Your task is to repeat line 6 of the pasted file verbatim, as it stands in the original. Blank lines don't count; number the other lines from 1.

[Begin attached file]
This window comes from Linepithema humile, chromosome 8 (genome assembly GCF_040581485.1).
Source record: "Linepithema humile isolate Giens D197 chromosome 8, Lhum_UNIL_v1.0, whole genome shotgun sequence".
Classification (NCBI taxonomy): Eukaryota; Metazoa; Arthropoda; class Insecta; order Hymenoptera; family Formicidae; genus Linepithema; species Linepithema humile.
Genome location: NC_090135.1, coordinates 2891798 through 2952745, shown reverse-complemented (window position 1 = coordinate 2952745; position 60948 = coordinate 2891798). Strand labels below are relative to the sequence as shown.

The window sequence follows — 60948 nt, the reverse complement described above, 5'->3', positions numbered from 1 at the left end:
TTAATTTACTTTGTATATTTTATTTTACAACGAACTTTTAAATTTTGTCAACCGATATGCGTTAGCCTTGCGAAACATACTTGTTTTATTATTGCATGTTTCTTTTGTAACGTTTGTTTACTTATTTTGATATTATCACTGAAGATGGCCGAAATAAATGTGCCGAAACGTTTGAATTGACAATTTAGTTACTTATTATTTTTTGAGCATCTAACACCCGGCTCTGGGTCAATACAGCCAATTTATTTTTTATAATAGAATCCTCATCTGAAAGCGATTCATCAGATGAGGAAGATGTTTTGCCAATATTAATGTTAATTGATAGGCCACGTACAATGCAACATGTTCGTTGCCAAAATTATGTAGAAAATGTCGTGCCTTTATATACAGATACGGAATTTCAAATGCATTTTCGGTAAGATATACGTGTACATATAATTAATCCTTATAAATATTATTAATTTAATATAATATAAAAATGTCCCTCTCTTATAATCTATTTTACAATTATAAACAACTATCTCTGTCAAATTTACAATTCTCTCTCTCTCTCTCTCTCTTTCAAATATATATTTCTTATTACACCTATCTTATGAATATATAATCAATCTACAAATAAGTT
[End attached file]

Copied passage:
TTAATTTACTTTGTATATTTTATTTTACAACGAACTTTTAAATTTTGTCAACCGATATGCGTTAGCCTTGCGAAACATACTTGTTTTATTATTGCATGTTTCTTTTGTAACGTTTGTTTACTTATTTTGATATTATCACTGAAGATGGCCGAAATAAATGTGCCGAAACGTTTGAATTGACAATTTAGTTACTTATTATTTTTTGAGCATCTAACACCCGGCTCTGGGTCAATACAGCCAATTTATTTTTTATAATAGAATCCTCATCTGAAAGCGATTCATCAGATGAGGAAGATGTTTTGCCAATATTAATGTTAATTGATAGGCCACGTACAATGCAACATGTTCGTTGCCAAAATTATGTAGAAAATGTCGTGCCTTTATATACAGATACGGAATTTCAAATGCATTTTCGGTAAGATATACGTGTACATATAATTAATCCTTATAAATATTATTAATTTAATATAATATAAAAATGTCCCTCTCTTATAATCTATTTTACAATTATAAACAACTATCTCTGTCAAATTTACAATTCTCTCTCTCTCTCTCTCTCTTTCAAATATATATTTCTTATTACACCTATCTTATGAATATATAATCAATCTACAAATAAGTT